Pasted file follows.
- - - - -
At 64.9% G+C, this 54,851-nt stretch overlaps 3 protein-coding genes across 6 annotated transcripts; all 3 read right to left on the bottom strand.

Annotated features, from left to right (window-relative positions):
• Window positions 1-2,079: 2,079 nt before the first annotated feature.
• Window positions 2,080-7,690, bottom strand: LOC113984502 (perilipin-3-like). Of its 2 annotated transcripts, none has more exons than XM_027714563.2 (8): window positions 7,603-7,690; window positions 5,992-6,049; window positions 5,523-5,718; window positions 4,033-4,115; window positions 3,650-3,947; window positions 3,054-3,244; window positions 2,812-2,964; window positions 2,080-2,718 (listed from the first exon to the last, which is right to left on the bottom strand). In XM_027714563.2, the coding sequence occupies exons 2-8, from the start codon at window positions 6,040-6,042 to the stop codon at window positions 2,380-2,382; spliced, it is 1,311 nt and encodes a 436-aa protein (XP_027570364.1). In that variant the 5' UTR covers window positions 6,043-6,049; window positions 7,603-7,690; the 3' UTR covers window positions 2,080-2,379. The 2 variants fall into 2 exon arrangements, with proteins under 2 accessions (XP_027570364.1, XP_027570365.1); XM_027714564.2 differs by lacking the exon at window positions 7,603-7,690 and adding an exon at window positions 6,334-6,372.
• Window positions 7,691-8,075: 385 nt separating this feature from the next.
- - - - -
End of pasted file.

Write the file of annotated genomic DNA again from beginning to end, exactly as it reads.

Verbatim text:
At 64.9% G+C, this 54,851-nt stretch overlaps 3 protein-coding genes across 6 annotated transcripts; all 3 read right to left on the bottom strand.

Annotated features, from left to right (window-relative positions):
• Window positions 1-2,079: 2,079 nt before the first annotated feature.
• Window positions 2,080-7,690, bottom strand: LOC113984502 (perilipin-3-like). Of its 2 annotated transcripts, none has more exons than XM_027714563.2 (8): window positions 7,603-7,690; window positions 5,992-6,049; window positions 5,523-5,718; window positions 4,033-4,115; window positions 3,650-3,947; window positions 3,054-3,244; window positions 2,812-2,964; window positions 2,080-2,718 (listed from the first exon to the last, which is right to left on the bottom strand). In XM_027714563.2, the coding sequence occupies exons 2-8, from the start codon at window positions 6,040-6,042 to the stop codon at window positions 2,380-2,382; spliced, it is 1,311 nt and encodes a 436-aa protein (XP_027570364.1). In that variant the 5' UTR covers window positions 6,043-6,049; window positions 7,603-7,690; the 3' UTR covers window positions 2,080-2,379. The 2 variants fall into 2 exon arrangements, with proteins under 2 accessions (XP_027570364.1, XP_027570365.1); XM_027714564.2 differs by lacking the exon at window positions 7,603-7,690 and adding an exon at window positions 6,334-6,372.
• Window positions 7,691-8,075: 385 nt separating this feature from the next.